“I’m not going to get into that,” Bill Self said Sunday evening, after the brackets were unveiled. “But I would say that, to me, if you win two games in the tournament, you know you’re going to play a really good team. And you know it’s probably going to be a neutral deal in a situation like that (the Sweet 16). But this won’t be a neutral deal if everyone advances.”
Self’s right. If the bracket were to go chalk, KU supporters could be rock-chalking it up in K.C. next week in a year when the Jayhawks didn’t win the Big 12 regular season or postseason titles.
Dedric Lawson admitted that possibility didn’t even hit him at first as the Jayhawks watched the selection show, until an on-air analyst brought it up.
“I was like, ‘Oh, wow.’ We’ve just got to win these games and get back home,’” Lawson shared.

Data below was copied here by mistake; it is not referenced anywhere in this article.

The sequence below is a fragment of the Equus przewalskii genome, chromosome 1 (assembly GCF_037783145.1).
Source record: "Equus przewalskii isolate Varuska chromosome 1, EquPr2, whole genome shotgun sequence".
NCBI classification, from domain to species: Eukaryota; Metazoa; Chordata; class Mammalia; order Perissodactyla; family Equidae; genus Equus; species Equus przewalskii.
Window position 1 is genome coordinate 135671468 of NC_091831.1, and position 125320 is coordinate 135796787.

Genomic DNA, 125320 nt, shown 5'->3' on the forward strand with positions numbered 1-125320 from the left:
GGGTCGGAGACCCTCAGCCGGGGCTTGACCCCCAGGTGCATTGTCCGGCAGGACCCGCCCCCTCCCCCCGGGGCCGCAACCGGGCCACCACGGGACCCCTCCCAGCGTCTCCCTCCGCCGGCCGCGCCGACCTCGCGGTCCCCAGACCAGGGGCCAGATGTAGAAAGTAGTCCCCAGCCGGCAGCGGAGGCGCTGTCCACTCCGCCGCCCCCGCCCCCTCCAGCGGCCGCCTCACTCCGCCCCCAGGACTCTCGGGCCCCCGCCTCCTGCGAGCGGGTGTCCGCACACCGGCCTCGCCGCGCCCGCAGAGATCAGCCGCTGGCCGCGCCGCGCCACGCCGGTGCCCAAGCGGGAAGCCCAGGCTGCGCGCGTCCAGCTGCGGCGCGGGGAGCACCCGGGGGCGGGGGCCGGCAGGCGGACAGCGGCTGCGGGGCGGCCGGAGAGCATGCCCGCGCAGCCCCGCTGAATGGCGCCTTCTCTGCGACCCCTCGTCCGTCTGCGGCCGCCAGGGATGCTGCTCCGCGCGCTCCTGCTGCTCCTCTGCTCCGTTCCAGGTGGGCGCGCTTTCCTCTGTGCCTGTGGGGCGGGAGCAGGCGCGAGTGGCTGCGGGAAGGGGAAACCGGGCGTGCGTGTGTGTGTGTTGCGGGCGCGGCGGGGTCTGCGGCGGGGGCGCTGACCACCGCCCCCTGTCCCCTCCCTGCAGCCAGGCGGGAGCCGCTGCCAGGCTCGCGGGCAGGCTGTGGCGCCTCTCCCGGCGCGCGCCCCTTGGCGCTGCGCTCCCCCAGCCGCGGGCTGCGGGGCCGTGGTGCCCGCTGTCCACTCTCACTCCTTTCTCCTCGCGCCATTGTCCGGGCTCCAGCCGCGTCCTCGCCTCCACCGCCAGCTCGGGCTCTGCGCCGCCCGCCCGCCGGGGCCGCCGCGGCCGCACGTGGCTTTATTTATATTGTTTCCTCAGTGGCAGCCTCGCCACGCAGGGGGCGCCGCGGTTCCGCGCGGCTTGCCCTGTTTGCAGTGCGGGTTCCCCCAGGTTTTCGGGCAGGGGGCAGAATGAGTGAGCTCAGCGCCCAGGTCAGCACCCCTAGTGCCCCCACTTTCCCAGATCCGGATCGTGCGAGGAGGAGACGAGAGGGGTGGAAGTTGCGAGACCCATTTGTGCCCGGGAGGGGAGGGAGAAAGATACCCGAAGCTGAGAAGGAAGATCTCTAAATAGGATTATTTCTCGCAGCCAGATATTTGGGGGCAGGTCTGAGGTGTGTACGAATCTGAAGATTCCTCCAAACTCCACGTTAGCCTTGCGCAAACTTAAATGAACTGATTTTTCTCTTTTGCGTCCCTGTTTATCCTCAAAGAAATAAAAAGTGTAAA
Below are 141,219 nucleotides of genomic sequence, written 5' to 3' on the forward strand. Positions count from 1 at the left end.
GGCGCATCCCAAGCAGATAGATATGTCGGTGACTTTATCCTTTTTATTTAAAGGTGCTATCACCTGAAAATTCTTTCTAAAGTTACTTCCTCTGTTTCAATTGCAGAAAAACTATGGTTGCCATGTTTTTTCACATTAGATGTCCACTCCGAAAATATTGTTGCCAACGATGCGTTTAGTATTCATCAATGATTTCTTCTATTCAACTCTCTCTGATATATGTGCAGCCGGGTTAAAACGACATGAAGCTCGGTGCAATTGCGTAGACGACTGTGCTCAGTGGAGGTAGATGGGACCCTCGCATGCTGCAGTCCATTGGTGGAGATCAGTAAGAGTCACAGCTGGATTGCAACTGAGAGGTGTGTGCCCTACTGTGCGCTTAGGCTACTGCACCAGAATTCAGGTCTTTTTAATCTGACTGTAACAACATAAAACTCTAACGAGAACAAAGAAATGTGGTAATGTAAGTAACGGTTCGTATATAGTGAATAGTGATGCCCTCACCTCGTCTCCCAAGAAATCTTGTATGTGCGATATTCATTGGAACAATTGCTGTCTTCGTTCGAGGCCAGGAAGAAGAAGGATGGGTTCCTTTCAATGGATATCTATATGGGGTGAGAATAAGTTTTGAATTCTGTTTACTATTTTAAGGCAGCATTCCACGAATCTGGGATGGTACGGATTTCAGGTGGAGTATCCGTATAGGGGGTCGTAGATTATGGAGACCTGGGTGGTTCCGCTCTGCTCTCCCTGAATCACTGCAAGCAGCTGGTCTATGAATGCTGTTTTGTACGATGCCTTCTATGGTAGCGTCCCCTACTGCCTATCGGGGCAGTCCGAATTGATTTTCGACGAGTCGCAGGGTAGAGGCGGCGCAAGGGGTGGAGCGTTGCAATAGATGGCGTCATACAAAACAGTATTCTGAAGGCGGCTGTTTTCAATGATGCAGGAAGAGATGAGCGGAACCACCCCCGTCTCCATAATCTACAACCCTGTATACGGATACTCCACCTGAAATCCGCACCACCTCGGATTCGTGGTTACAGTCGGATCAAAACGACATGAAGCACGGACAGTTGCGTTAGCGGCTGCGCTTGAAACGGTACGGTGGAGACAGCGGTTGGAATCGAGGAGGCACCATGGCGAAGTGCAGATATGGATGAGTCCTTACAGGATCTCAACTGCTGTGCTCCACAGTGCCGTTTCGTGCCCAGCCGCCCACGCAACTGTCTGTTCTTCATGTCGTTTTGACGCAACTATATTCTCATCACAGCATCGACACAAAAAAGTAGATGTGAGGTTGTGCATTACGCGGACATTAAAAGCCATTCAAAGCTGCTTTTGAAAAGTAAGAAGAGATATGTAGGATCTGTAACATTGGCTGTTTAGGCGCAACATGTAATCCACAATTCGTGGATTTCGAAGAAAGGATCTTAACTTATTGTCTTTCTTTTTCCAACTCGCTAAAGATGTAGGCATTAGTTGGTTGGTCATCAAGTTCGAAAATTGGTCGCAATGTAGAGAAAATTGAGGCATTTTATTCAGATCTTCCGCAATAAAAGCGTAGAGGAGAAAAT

According to Self, even if KU, UNC and Kentucky were to move on and get to K.C., all of those blue-blood fan bases could be outnumbered if the region’s No. 6 seed, the Big 12’s postseason champs, can stay hot.
“If you throw Iowa State in, if they advance, I mean they’ll have more fans there than anybody,” Self predicted.
Of course, as Self said while discussing such scenarios, we’re all getting way ahead of ourselves. But ’tis the season.
“I still think what wins more than anything is talent and talented players playing together at the right time,” Self said.
Still, even KU’s head coach couldn’t think about the possibility of a KU-UNC Sweet 16 game without recalling the last time the two programs met up, in 2013.
“Certainly we had an opportunity to play Carolina the first weekend in Kansas City and that was a pretty significant advantage for us at that particular time,” Self remembered of a 70-58 victory for No. 1 KU over No. 8 UNC in KU’s home away from home.
The Jayhawks weren’t wearing green when Selection Sunday happened to fall on St. Patrick’s Day, but they’ve got to be feeling a little charmed.